Press release from Business Wire
<p class='bwalignc'> <i>In harmony with spring, Kyocera employees plant curtains of foliage at company sites in order to conserve energy, growing morning glory vines and summer vegetables</i> </p>
Monday, May 13, 2013
"Green Curtain" Initiative: KYOCERA Greens Company Buildings and Saves Energy08:07 EDT Monday, May 13, 2013
KYOTO, Japan (Business Wire) -- As part of its traditional environmental protection and sustainability activities, Kyocera Corporation (NYSE:KYO)(TOKYO:6971) plants Green Curtains every spring at its sites in Japan and select Kyocera Group companies in other parts of the world. Through the hot summer, curtains of foliage are grown on trellises in front of office windows and walls at company sites. This not only provides shade but also shields the buildings from heat radiation — decreasing inside room temperatures by approximately 3.6 degrees Fahrenheit*, which contributes to a reduction of energy consumption from air conditioner usage.
Green Curtains shading a Kyocera Group facility in Hiroshima, Japan (Photo: Business Wire)
Furthermore, Green Curtains not only reduce the creation of, but also absorb CO2 emissions: one square meter of foliage absorbs approximately 7.7 lbs of CO2 per year. In 2012, Green Curtains grown by Kyocera stretched a length of 2,723 ft and an area of 36,780 ft2 — equivalent to the area of 13 tennis courts — helping to meet regional energy saving targets in Japan stemming from nuclear power plant stoppage in the wake of the 2011 earthquake and tsunami.
Since Kyocera first started growing Green Curtains at its Okaya Plant in the Japanese prefecture of Nagano in 2007, the company has expanded this activity to 28 sites in Japan and affiliates overseas including China, Thailand and Brazil. This year, Kyocera will also green its headquarters in Kyoto by growing morning glory vines outside the building and on the third-floor balcony.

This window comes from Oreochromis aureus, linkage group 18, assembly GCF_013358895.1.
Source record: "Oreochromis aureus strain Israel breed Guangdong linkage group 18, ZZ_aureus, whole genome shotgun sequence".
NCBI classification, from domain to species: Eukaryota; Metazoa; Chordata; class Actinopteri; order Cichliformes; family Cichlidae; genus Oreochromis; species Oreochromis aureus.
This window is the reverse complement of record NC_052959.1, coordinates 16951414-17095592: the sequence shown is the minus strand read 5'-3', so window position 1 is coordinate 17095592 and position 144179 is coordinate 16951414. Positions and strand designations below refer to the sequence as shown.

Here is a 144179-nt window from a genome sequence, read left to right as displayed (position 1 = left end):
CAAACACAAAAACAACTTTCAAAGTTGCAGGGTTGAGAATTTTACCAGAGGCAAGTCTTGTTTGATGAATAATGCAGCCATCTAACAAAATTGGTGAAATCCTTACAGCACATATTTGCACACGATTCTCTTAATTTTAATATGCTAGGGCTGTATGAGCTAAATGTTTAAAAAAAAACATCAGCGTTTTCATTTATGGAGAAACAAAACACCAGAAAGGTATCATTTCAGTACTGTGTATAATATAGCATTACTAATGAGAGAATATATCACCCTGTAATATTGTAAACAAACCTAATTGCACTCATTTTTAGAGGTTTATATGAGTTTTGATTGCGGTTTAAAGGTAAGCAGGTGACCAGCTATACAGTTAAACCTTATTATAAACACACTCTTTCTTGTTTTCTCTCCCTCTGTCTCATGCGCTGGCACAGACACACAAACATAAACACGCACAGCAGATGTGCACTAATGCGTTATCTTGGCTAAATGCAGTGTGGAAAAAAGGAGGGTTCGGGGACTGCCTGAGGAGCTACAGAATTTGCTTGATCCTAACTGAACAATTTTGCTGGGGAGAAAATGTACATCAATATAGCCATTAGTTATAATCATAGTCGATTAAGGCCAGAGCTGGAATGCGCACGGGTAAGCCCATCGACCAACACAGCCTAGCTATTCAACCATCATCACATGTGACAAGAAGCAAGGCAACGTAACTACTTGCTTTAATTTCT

On its Website about Green Curtain activities, Kyocera offers a comprehensive outline and explanation about this environmental initiative and encourages individuals and businesses to adopt the practice by publishing photos and illustrations which provide information on the necessary materials, and easily comprehensible instructions for making Green Curtains flourish at the workplace or at home. Furthermore, with the use of trellises, the foliage creates an attractive lush green and flowery decor on building facades, improving not only ecology, but also aesthetics.
Along with morning glory vines and goya, a traditional summer vegetable of the southern Okinawa Prefecture in Japan commonly known as bitter gourd, Kyocera cultivates cucumbers and peas as Green Curtains at its sites. After harvesting, these vegetables become delicious ingredients in special dishes served in employee cafeterias. Eating nutrient-rich bitter gourd helps to prevent fatigue in the hot summer season.
* Source: Japan Ministry of Land, Infrastructure, Transport and Tourism
For further information about the Green Curtain Activities:
Kyocera Corporation (NYSE:KYO)(TOKYO:6971) (http://global.kyocera.com/), the parent and global headquarters of the Kyocera Group, was founded in 1959 as a producer of fine ceramics (also known as "advanced ceramics"). By combining these engineered materials with metals and integrating them with other technologies, Kyocera has become a leading supplier of solar power generating systems, mobile phones, printers, copiers, electronic components, semiconductor packages, cutting tools and industrial ceramics. During the year ended March 31, 2013, the company's net sales totaled 1.28 trillion yen (approx. USD13.6 billion). The company is ranked #492 on Forbes magazine's 2013 "Global 2000" listing of the world's largest publicly traded companies.
KYOCERA Corporation (Japan)
Hina Morioka, +81-(0)75-604-3416